Bunraku (2010) Review – Or: Who Knew Puppet Theater Could Kick So Much Ass?

Yell! Magazine’s review of Bunraku:

How does a martial arts extravaganza starring Josh Hartnett, Demi Moore, and Woody Harrelson end up on home video with less fanfare than Michelle Duggar announcing she’s getting ready to pop out her 39th reality TV star? Bunraku made waves at Fantastic Fest last year for its mix of Asian-influenced cinematography and action, American actors and completely balls-out storytelling. It’s now available for rental at your local video store and, though the movie’s charms wear out considerably fast, this is still a rather unique gem that’s completely worth your time.

Bunraku is a form of Japanese theater, featuring puppets, and director Guy Moshe infuses his movie with this visual style. Sets are fancifully theatrical, with a lot of the sets looking like higher-end cardboard cutouts. Characters wear fanciful clothing in bright primary colors, the better to stand out against the movie’s intentionally theater-looking backgrounds.

Bunraku (2010) Screen Capture
Or he could just be a pimp.

Bunraku’s tale occurs in the aftermath of a global war, resulting in the outlawing of all firearms and things that go boom. Luckily, human beings have been kicking the ever-loving fecal stuff out of each other for thousands of years without all of that namby-pamby gun crap. Cue outrageous martial arts sequences… well, as outrageous as you can get when your movie stars Josh Hartnett rather than Jet Li. Still, editing and camera tricks more than make up for the cast’s general lack of actual martial arts prowess.

Hartnett plays Drifter, and, yes, this is the kind of movie where characters are named according to their function in the story, giving Bunraku an almost Sergio Leone feel to the inevitable conflict between the various Men-With-No-Names. Drifter wants to kill Nicola The Woodcutter (Ron Perlman), who appears to have won the character naming lottery with both an actual name and a function. To ponder the reason behind their animosity is to completely miss the point of this sort of movie. Drifter and Woodcutter must fight until one of them lies dead because their destiny requires them to.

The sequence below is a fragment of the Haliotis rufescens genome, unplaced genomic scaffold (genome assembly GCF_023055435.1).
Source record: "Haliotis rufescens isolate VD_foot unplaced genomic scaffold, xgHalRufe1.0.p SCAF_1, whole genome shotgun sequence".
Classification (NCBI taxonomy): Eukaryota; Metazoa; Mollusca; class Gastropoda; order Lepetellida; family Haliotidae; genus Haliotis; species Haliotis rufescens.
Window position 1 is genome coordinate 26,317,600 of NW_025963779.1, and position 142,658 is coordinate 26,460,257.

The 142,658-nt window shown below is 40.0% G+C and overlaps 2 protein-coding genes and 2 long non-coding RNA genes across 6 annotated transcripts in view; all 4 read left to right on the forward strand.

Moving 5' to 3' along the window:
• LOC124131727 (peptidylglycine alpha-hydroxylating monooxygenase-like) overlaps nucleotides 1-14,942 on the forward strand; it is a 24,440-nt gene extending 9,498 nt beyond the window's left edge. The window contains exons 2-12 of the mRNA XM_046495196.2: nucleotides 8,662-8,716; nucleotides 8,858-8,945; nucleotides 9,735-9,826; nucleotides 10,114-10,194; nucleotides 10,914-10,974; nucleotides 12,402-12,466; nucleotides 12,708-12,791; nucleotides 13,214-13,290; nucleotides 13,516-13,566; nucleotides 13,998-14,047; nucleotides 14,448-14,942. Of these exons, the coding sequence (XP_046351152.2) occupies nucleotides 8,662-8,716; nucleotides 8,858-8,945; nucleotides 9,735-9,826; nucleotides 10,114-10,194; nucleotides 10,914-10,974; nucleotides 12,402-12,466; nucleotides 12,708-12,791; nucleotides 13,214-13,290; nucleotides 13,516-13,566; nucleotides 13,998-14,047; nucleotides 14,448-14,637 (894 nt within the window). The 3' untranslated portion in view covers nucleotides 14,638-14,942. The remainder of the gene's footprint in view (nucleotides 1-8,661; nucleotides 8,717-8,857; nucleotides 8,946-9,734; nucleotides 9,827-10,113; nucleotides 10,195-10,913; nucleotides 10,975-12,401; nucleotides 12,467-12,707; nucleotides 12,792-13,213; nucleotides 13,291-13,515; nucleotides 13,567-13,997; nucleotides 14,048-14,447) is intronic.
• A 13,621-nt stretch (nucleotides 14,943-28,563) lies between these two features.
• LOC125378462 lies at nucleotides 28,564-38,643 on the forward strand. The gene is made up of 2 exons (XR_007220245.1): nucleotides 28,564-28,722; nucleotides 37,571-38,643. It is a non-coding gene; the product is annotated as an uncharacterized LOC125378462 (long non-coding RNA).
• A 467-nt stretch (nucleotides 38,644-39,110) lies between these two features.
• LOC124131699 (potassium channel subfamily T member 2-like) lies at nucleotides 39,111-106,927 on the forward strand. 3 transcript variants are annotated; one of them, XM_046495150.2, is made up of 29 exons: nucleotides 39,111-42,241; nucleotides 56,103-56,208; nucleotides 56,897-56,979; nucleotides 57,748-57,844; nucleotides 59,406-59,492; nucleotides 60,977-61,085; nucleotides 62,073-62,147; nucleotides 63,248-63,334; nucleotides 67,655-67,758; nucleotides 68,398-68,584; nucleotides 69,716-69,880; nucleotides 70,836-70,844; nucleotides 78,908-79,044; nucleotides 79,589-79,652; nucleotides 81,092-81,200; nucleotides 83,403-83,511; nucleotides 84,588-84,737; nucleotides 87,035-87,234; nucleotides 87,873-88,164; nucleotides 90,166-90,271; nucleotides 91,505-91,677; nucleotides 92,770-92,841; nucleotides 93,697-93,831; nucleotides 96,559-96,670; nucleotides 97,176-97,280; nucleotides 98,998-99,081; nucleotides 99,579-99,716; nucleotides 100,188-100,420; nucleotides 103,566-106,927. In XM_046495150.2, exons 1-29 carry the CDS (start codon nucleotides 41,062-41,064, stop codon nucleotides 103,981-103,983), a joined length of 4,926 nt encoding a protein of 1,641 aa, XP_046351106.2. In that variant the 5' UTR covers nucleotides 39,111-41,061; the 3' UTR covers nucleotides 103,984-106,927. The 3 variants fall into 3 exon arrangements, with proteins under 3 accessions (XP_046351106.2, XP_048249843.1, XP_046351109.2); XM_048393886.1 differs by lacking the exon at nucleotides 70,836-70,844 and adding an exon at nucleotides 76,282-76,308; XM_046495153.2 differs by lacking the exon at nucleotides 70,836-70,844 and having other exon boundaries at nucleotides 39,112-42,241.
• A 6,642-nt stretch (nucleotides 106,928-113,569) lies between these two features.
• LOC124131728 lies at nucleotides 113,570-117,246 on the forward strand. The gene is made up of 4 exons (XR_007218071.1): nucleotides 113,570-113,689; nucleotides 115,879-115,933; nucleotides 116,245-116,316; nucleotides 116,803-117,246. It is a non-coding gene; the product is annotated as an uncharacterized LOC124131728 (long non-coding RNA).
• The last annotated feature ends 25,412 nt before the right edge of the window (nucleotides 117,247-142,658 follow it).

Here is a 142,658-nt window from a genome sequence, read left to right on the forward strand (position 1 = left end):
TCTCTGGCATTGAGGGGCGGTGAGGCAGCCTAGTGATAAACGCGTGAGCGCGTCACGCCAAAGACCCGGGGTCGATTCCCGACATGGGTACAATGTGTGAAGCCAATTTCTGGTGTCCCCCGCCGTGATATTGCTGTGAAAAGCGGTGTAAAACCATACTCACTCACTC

Bunraku (2010) Screen Capture
Personally, I’d settle for giving him a haircut.

Along for the ride is multi-talented Japanese singer-songwriter-actor-voice-actor-author Gackt who plays Yoshi, a swordsman also seeking revenge against the ever-popular Woodcutter. The movie also throws in Woody Harrelson’s Bartender. Bartender serves as the movie’s source of knowledge, advice and general how-to, and Harrelson gives the role his best Wise Sage swagger. Demi Moore, still looking smoking hot and not a day over 35, shows up as Woodcutter’s captive lover and Kevin McKidd, of Dog Soldiers fame, rounds out the cast as the villain’s second in command, appropriately named Killer #2.

Bunraku follows the general plot direction of most revenge-driven flicks. To put it in video game terms, Drifter needs to overcome ever-increasing waves of bad guys, not to mention defeat a few mini bosses, before finally passing through the end-boss doors to confront Woodcutter. Bunraku is a movie that lives or dies based on its visuals, not its storytelling, which is as old as the art of making movies itself.

Overall, Bunraku is a splendid movie to gaze at and drink in. It’s saturated with bright, vibrant colors and although there’s a certain disconnect between the actors and the cartoon-looking backgrounds, the end result is endlessly fun to watch, even if the sets end up looking like those of a high school production of Kill Bill.

Bunraku (2010) Screen Capture
Little Timmy’s school play was going fine until Josh Hartnett started knocking kids out.

Ultimately, Bunraku is a spectacular experiment in tone, style and costuming that ends up being worthwhile viewing. Come for the unique tone or the constant fights, either way you will be entertained. Whether or not you revisit the movie at a later occasion is entirely up in the air. It’s not an instant classic, but director Guy Moshe certainly takes a big step into a larger arena with this movie. I’ll be first in line for his next opus.

Your faithful reviewer,

Just TheMatt. It’s my name and my function. God said “Let There Be Reviews!” And TheMatt was. And it was good. Then God completely forgot about his creation and left it to bake in the oven overnight. Which explains the not entirely unappealing insanity and general lack of logical thought processes. Or any higher thought processes at all. BUNRAKU!

Bunraku (2010) Poster Large
Yell! Rating (x/5 Skulls):
Year Released:
30 September 2011 (USA)
Guy Moshe
Josh Hartnett, Demi Moore, Ron Perlman, Kevin McKidd, Gackt, Jordi Mollà, Emily Kaiho, and Woody Harrelson
Action, Drama, Fantasy
Official URL:

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